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Commercial Property Price Index

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A Reliable, Timely Index for Current U.S. Real Estate Values

Green Street U.S. Commerical Property Price Index
February 6, 2017

Property Pricing Steady

Newport Beach, CA, February 6, 2017 — The Green Street Commercial Property Price Index was unchanged in January. Property prices are up 3% over the past year, though appreciation has slowed more recently. In aggregate, values are flat over the past several months.

“Property pricing appears to have reached a plateau,” said Peter Rothemund, Senior Analyst at Green Street Advisors. “Cap rates are slightly higher than they were three months ago, but growing rental income has offset that — values have been steady.”

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About Green Street's CPPI

Green Street’s Commercial Property Price Index is a
time series of unleveraged U.S. commercial property
values that captures the prices at which commercial
real estate transactions are currently being negotiated
and contracted. Features that differentiate this index
are its timeliness, its emphasis on high-quality
properties, and its ability to capture changes in the
aggregate value of the commercial property sector.

“We believe the Green Street CPPI is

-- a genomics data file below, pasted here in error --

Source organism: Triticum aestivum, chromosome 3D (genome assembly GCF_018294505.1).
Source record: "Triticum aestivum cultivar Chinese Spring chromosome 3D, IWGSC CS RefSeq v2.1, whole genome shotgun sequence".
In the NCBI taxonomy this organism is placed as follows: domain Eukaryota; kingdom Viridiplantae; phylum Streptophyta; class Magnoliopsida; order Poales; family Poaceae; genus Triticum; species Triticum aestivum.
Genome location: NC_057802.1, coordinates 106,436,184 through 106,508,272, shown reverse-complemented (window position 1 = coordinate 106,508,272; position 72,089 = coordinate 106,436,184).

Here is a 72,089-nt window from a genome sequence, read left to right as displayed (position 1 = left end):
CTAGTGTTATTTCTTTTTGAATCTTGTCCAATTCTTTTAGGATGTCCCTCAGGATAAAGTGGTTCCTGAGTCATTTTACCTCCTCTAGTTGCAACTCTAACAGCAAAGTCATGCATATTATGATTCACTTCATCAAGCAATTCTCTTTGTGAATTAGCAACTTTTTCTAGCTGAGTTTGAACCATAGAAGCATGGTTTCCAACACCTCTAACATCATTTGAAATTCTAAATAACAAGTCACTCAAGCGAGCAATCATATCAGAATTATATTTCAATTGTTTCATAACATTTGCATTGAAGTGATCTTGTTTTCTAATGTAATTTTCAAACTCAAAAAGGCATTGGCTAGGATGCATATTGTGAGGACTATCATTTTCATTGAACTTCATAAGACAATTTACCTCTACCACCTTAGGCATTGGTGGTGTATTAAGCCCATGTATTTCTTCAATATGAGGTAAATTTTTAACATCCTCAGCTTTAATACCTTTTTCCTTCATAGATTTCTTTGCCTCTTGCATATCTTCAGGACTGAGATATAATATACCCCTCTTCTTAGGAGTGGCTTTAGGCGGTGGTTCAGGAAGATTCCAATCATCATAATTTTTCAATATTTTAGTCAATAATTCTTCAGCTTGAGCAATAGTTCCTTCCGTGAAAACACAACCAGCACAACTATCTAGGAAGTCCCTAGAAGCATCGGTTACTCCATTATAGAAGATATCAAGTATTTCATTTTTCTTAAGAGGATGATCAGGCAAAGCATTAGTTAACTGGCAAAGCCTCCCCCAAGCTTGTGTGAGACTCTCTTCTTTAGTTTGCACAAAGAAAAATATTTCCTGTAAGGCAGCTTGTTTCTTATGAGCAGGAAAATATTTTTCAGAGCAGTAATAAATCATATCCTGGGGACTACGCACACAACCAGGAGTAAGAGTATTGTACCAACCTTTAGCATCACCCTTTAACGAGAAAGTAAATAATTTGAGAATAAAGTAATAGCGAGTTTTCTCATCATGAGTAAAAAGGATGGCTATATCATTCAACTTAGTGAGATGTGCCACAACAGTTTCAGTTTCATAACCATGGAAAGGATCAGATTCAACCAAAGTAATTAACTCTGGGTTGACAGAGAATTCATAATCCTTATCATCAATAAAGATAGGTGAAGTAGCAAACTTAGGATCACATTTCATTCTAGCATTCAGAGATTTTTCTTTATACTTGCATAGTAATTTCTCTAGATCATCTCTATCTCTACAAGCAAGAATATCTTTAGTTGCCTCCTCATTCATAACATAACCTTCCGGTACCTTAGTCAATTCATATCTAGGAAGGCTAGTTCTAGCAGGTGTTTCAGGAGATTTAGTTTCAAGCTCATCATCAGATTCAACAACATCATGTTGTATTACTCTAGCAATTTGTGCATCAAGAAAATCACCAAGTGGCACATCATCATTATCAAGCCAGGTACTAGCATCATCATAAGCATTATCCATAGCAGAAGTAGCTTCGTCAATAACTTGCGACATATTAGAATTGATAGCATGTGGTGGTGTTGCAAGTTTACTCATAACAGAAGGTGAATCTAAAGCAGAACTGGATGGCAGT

the superior real-time indicator of
commercial real estate prices.”

Joseph Harvey, President & CIO, Cohen & Steers
IPE Real Estate Magazine August 10, 2010

There are significant differences between our index and any of the other indices that track commercial property prices

It's appraisal-based

Appraisal-based indices are only as good as the valuation estimates used to construct them, and Green Street has long devoted sizable resources to deriving accurate estimates of the values of the properties owned by REITs. Most other indices are transaction-based.

REIT owned properties

Our index measures what’s happening to the value of REIT-owned properties. As such, it’s a good gauge of what’s going on in the market for institutional-quality properties.

Value-weighted vs. equally-weighted

Our index is value-weighted. This means that we place more weight on high-value properties, e.g. a New York skyscraper has a lot bigger impact than a suburban strip mall. Because our index is value-weighted, it measures what’s happening to real estate values in aggregate, much like the Wilshire 5000 and other broad value-weighted stock market indices measure what’s happening to the stock market in aggregate. Most property indices are equally-weighted.

Timeliness differences

Our index reflects changes in valuations as soon as we hear about them. That’s one of the benefits of an appraisal-based index; we don’t have to wait for deals to close. Most other indices are based on closed transactions, so they convey information from several months earlier.

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